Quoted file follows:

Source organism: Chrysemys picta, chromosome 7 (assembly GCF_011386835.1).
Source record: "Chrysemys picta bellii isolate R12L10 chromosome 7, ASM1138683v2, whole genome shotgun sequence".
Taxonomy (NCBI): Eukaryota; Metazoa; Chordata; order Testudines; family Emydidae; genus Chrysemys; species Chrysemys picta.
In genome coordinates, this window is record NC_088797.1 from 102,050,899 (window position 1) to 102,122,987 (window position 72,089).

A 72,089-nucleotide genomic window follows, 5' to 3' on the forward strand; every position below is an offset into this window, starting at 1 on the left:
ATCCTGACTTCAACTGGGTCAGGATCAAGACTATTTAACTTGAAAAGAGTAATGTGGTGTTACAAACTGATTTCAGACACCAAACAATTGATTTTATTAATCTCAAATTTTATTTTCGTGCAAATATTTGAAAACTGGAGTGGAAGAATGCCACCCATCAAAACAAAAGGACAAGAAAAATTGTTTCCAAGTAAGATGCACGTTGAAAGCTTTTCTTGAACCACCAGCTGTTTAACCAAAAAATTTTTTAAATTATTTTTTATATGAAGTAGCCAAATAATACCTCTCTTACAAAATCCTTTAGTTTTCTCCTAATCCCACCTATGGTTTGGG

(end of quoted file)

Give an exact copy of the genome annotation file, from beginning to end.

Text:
Source organism: Chrysemys picta, chromosome 7 (assembly GCF_011386835.1).
Source record: "Chrysemys picta bellii isolate R12L10 chromosome 7, ASM1138683v2, whole genome shotgun sequence".
Taxonomy (NCBI): Eukaryota; Metazoa; Chordata; order Testudines; family Emydidae; genus Chrysemys; species Chrysemys picta.
In genome coordinates, this window is record NC_088797.1 from 102,050,899 (window position 1) to 102,122,987 (window position 72,089).

A 72,089-nucleotide genomic window follows, 5' to 3' on the forward strand; every position below is an offset into this window, starting at 1 on the left:
ATCCTGACTTCAACTGGGTCAGGATCAAGACTATTTAACTTGAAAAGAGTAATGTGGTGTTACAAACTGATTTCAGACACCAAACAATTGATTTTATTAATCTCAAATTTTATTTTCGTGCAAATATTTGAAAACTGGAGTGGAAGAATGCCACCCATCAAAACAAAAGGACAAGAAAAATTGTTTCCAAGTAAGATGCACGTTGAAAGCTTTTCTTGAACCACCAGCTGTTTAACCAAAAAATTTTTTAAATTATTTTTTATATGAAGTAGCCAAATAATACCTCTCTTACAAAATCCTTTAGTTTTCTCCTAATCCCACCTATGGTTTGGG